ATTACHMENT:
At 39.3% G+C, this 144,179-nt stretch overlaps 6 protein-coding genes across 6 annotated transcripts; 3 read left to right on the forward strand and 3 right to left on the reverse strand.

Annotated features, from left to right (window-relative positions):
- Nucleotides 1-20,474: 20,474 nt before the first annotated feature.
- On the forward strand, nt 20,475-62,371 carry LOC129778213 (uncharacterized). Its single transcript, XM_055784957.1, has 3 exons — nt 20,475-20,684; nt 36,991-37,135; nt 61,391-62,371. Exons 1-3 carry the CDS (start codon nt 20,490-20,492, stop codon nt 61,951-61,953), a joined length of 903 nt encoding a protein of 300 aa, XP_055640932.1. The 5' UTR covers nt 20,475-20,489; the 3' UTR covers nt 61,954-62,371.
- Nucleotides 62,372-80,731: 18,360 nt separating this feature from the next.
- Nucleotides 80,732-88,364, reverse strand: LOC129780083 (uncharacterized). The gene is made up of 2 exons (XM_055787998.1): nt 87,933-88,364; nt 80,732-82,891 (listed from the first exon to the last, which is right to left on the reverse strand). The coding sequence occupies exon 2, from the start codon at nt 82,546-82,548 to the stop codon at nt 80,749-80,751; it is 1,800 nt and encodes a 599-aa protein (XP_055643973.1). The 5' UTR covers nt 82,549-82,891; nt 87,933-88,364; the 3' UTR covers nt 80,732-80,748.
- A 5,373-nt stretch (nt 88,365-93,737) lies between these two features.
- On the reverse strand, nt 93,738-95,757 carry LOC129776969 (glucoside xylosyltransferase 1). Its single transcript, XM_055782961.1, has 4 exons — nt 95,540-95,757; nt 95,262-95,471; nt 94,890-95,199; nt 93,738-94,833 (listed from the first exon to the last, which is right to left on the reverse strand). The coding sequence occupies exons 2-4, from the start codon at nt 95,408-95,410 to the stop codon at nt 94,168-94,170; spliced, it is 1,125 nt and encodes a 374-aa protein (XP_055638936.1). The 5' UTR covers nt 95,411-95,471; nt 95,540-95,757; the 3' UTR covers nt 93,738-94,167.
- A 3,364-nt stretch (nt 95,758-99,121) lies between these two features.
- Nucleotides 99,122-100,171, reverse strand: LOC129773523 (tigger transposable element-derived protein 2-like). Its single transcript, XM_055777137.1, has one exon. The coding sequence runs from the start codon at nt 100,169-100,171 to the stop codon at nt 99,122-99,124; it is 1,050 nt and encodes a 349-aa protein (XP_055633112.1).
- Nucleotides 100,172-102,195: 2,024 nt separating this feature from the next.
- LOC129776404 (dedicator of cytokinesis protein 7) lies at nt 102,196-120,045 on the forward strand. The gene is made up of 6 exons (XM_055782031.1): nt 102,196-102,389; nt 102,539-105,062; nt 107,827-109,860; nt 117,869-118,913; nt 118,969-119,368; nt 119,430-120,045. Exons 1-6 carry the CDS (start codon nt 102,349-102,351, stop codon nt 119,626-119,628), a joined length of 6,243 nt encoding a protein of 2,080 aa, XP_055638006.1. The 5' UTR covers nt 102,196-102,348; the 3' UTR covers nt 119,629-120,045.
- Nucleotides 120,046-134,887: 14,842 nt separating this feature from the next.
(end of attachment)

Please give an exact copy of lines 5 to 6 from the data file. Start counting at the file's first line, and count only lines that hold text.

- Nucleotides 62,372-80,731: 18,360 nt separating this feature from the next.
- Nucleotides 80,732-88,364, reverse strand: LOC129780083 (uncharacterized). The gene is made up of 2 exons (XM_055787998.1): nt 87,933-88,364; nt 80,732-82,891 (listed from the first exon to the last, which is right to left on the reverse strand). The coding sequence occupies exon 2, from the start codon at nt 82,546-82,548 to the stop codon at nt 80,749-80,751; it is 1,800 nt and encodes a 599-aa protein (XP_055643973.1). The 5' UTR covers nt 82,549-82,891; nt 87,933-88,364; the 3' UTR covers nt 80,732-80,748.